cruciform advice

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normratscoots
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cruciform advice

Postby normratscoots » Fri Jan 12, 2007 2:25 pm

I've been putting of a cruciform replacement for way to long and am trying to coax myself to finally do it. I have the cruciform, found enough how-to links to explain it, but still want some further advice on one topic: what spares should I have on hand or does it just make sense to replace naturally as part of the process?
To say it differently in two questions: What engine parts is it absolutely stupid to begin this job without because they are cheap and you make your way to them anyway if you reach the cruciform? -- and (perhaps a more subjective question) -- What else is worth replacing when doing the job because you've got the engine halfway apart anyway? To the latter, I welcome a range of opinions here, perhaps from the three ways of approaching the job (engine out, engine detached from shock and engine in).
Oh, one other thing, I realize that I'm gonna need a flywheel puller. Do you really need a flywheel holder, or is that just something that keeps your knuckles from bleeding?
-- Ryan

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AirborneVespa
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Postby AirborneVespa » Fri Jan 12, 2007 3:43 pm

When were your seals last replaced? There's really nothing else to replace in there if it's just a worn crucifom as long as your bearings are good.

And yes, you need a flywheel holder. Seriously. If you have an air impact wrench you -might- be able to coax it off without one...nah, scratch that. You need a flywheel holder.
byelaya smert

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shane
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Re: cruciform advice

Postby shane » Fri Jan 12, 2007 9:16 pm

Ryan,

This can quickly turn into a whole rebuild. It really depends on what you find once you get in there. How much do you know about the history of the motor?

If the seals have not been done recently (since you've owned it), I would do those just as a matter of reliability. Check the bearings you can get at while you are in there... mainly the flywheel side stuff as that is pretty much the only easily accessible bearing with the fly side case half off...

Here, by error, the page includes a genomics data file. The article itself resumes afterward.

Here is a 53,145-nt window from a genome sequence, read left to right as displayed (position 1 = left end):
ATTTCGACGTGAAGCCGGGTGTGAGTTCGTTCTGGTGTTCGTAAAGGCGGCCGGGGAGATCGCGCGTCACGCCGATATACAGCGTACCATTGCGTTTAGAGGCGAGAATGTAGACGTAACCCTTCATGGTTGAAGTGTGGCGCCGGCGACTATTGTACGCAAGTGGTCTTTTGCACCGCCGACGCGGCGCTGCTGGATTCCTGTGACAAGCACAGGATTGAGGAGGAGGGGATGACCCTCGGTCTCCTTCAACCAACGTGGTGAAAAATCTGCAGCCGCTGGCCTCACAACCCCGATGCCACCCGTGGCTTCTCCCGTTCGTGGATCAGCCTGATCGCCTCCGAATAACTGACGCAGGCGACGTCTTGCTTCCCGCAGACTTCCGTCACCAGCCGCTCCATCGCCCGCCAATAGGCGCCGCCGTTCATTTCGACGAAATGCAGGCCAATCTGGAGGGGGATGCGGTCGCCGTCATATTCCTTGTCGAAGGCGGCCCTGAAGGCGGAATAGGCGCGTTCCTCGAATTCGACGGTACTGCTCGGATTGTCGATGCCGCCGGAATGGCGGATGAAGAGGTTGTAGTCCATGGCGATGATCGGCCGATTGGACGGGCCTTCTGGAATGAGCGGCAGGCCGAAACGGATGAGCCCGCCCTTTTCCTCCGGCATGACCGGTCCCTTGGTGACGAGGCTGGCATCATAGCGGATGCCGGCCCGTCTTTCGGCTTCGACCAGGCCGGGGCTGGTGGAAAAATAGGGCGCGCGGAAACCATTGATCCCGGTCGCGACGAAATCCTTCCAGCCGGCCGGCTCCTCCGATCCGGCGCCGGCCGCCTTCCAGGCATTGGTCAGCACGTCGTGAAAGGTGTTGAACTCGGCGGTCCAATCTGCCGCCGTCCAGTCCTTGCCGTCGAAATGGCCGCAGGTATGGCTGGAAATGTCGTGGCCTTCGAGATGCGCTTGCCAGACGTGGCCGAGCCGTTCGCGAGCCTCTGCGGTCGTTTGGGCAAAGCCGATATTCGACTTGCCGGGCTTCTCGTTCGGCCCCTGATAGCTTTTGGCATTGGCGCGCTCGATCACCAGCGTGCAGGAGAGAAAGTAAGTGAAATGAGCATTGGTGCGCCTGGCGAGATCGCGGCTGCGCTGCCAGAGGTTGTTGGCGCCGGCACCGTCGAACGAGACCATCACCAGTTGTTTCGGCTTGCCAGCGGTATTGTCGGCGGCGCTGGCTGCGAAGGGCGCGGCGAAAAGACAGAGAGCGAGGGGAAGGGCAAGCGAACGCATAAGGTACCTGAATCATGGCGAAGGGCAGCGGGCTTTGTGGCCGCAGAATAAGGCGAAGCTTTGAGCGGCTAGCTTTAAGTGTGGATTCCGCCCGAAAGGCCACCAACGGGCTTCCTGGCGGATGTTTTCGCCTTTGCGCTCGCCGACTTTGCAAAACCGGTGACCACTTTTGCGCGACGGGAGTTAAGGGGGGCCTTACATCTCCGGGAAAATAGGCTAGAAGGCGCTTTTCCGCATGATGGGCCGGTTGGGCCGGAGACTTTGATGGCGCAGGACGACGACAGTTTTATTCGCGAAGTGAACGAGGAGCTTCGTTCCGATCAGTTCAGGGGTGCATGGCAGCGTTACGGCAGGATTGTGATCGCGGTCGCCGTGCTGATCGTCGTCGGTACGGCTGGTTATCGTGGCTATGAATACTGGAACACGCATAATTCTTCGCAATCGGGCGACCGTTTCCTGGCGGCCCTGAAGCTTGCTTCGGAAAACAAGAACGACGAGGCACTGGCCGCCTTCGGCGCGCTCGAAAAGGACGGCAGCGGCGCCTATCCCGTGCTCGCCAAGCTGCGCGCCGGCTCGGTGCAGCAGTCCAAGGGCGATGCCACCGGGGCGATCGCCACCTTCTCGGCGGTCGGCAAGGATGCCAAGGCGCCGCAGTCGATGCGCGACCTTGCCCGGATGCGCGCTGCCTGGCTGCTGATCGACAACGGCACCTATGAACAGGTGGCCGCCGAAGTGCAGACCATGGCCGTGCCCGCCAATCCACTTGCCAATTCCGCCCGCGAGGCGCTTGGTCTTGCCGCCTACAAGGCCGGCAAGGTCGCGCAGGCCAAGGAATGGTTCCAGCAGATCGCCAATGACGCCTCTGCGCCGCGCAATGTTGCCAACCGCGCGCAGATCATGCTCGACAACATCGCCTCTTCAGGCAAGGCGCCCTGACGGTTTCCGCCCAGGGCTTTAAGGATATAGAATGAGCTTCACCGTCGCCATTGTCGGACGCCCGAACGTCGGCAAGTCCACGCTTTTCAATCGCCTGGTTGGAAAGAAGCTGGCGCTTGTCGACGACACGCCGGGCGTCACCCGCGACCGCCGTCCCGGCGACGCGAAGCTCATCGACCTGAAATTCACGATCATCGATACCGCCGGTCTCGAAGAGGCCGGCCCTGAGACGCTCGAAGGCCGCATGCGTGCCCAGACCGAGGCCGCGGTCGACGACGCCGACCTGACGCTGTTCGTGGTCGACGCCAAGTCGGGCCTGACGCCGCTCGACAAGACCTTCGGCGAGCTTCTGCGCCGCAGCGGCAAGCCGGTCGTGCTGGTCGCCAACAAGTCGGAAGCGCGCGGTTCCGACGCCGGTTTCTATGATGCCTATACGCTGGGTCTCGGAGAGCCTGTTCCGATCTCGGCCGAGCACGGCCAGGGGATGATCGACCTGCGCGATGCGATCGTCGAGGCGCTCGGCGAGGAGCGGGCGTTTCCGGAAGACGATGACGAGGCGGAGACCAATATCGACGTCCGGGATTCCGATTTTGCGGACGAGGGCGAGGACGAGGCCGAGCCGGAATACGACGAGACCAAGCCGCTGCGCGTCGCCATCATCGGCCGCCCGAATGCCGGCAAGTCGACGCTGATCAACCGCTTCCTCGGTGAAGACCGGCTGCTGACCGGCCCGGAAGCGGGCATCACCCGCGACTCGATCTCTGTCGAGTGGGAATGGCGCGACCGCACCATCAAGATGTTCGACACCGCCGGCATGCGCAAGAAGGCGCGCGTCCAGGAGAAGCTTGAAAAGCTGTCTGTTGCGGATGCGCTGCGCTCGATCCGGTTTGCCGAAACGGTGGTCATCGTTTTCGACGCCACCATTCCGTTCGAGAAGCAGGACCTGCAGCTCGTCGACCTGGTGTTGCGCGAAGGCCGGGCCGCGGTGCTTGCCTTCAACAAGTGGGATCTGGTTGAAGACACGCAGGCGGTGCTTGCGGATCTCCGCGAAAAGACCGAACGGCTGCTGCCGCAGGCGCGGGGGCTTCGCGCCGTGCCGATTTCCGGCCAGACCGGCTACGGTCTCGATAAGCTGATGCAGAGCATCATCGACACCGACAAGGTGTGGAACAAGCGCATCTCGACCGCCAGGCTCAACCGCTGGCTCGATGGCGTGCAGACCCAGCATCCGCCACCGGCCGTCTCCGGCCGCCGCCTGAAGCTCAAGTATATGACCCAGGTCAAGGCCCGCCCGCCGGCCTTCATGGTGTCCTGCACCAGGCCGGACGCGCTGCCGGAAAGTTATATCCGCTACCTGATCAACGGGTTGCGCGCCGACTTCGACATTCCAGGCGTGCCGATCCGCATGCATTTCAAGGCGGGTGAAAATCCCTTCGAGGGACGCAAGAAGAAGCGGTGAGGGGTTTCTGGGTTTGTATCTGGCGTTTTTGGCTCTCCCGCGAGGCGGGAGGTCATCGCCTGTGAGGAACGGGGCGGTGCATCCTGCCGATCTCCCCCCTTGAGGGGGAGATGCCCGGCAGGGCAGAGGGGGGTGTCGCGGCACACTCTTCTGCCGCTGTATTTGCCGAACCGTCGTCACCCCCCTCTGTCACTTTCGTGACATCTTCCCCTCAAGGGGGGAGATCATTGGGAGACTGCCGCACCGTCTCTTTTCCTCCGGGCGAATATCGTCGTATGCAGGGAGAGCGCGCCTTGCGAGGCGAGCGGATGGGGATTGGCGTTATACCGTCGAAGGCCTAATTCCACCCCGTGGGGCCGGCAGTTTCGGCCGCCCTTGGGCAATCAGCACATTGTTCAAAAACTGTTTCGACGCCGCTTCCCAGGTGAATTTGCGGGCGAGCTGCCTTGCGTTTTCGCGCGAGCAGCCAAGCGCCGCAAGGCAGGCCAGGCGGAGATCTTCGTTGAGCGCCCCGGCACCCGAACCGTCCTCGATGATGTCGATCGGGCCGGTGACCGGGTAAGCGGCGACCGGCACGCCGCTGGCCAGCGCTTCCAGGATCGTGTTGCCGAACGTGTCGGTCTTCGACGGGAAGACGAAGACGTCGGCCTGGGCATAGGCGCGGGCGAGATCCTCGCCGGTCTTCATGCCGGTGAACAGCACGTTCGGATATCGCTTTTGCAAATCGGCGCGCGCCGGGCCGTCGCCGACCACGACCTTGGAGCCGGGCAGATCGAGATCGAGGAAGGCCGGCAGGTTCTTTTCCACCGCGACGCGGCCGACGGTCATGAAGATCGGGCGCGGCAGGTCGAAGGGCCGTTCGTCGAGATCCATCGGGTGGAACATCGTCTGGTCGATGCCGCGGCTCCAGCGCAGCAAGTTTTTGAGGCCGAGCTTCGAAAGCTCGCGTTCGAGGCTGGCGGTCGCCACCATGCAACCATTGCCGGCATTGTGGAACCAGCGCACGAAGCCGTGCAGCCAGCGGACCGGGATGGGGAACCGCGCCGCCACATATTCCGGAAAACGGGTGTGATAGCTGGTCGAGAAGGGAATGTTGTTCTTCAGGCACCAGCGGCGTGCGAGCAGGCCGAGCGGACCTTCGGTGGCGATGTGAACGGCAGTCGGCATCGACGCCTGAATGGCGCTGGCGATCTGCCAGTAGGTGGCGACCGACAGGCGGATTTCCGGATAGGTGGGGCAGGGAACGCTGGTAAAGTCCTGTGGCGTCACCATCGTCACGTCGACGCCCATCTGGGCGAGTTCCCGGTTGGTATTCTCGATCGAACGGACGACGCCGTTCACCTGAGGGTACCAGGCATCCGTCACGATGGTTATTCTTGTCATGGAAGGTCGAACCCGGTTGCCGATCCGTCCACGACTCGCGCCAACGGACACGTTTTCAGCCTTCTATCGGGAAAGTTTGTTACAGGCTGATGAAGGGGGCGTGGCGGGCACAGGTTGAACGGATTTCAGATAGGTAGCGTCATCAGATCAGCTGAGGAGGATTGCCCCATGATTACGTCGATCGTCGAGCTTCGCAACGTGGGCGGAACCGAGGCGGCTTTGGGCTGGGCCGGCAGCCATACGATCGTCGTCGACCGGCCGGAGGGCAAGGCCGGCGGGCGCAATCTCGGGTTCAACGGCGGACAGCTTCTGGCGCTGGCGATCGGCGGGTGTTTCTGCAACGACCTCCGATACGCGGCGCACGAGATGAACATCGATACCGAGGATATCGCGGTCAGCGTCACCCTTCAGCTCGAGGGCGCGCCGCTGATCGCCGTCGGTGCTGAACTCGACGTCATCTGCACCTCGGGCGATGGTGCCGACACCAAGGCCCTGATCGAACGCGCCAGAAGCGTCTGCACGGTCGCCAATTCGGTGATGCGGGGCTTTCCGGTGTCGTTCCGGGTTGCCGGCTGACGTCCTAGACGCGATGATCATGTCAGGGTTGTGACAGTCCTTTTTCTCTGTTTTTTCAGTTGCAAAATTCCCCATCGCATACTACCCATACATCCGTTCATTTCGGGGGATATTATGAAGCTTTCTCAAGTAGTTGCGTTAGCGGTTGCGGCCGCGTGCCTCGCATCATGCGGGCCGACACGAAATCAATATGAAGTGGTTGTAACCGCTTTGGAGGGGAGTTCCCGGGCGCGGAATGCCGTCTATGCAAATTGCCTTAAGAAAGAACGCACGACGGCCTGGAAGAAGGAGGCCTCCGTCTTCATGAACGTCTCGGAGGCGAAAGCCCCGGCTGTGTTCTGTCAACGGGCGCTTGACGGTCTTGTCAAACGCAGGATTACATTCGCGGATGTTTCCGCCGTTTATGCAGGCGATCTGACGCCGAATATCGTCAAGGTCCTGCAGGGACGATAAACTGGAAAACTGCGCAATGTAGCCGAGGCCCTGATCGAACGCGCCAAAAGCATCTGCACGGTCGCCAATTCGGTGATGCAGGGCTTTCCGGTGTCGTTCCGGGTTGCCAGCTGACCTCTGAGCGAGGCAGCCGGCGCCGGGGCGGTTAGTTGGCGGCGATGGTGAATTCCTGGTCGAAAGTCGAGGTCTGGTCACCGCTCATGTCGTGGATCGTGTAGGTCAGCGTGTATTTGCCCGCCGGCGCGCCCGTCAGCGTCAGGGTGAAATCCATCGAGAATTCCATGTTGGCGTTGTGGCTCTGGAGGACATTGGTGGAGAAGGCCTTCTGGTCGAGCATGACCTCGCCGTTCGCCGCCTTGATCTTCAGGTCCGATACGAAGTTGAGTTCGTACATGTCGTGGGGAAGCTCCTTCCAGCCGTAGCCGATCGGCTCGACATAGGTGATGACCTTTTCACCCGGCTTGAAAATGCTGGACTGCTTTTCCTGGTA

You can get by without a flywheel holder if you have a piston stop...

At the minimum I would pick up a gasket set, a seal set (just in case), the cruciform and a case of beer.

The case of beer is to drink after you realize the bearings are shot and you've broken something you need to wait on for three weeks while a shop sends you the wrong part.


I'd do this with someone who has rebuilt a motor the first time. I've learned TONS and TONS from watching other people or having other people help. You should organize a garage night with a few other people... If I had a bench set up, I'd invite you over. That's going to be a few months though...

Let me know if you need a flywheel puller or a stop. I've got both.

-Shane



normratscoots wrote:I've been putting of a cruciform replacement for way to long and am trying to coax myself to finally do it. I have the cruciform, found enough how-to links to explain it, but still want some further advice on one topic: what spares should I have on hand or does it just make sense to replace naturally as part of the process?
To say it differently in two questions: What engine parts is it absolutely stupid to begin this job without because they are cheap and you make your way to them anyway if you reach the cruciform? -- and (perhaps a more subjective question) -- What else is worth replacing when doing the job because you've got the engine halfway apart anyway? To the latter, I welcome a range of opinions here, perhaps from the three ways of approaching the job (engine out, engine detached from shock and engine in).
Oh, one other thing, I realize that I'm gonna need a flywheel puller. Do you really need a flywheel holder, or is that just something that keeps your knuckles from bleeding?
-- Ryan


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